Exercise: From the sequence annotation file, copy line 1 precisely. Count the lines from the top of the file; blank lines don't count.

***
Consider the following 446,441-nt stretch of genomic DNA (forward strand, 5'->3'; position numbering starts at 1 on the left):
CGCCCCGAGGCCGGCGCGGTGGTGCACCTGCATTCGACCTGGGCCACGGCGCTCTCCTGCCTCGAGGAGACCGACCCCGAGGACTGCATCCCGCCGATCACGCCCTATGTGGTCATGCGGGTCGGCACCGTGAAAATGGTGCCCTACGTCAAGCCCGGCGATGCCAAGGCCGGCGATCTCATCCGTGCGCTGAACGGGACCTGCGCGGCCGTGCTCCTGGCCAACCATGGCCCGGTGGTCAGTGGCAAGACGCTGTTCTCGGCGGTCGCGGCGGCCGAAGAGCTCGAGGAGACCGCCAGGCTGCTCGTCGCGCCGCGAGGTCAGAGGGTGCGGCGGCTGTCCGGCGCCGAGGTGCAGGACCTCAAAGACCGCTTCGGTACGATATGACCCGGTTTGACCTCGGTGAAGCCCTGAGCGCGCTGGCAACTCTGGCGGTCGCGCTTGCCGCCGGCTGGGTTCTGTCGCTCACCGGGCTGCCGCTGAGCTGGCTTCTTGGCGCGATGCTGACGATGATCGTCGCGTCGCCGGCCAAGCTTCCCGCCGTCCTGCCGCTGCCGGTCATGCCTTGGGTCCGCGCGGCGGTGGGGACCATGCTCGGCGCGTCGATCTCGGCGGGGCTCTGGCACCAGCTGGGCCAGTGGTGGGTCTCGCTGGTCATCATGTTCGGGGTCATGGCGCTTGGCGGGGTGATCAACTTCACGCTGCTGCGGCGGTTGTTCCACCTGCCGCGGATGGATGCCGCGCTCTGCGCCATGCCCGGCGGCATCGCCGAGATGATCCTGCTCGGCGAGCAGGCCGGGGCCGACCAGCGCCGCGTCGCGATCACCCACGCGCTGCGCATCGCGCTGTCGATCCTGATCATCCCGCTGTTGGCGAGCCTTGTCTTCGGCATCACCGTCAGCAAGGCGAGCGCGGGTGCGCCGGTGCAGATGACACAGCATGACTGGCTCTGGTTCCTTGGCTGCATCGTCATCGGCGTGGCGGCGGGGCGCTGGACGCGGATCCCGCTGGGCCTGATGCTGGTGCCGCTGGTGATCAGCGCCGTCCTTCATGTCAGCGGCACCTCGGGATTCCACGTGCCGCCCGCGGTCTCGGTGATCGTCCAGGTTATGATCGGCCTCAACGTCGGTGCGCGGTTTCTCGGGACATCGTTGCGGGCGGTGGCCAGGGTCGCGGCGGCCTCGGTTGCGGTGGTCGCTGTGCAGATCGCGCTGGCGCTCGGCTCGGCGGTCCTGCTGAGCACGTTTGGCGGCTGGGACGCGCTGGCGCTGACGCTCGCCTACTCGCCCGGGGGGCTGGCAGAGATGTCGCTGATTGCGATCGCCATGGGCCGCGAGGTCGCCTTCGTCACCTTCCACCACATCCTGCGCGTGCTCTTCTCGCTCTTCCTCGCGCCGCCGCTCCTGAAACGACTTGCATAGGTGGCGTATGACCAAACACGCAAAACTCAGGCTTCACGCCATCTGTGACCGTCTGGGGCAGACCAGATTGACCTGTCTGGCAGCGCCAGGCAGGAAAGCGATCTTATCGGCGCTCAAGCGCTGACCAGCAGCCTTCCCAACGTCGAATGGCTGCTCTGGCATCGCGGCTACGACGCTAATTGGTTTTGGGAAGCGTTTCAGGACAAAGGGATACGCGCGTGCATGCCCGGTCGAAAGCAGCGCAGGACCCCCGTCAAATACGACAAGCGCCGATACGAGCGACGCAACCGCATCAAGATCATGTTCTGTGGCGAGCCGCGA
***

Consider the following 446,441-nt stretch of genomic DNA (forward strand, 5'->3'; position numbering starts at 1 on the left):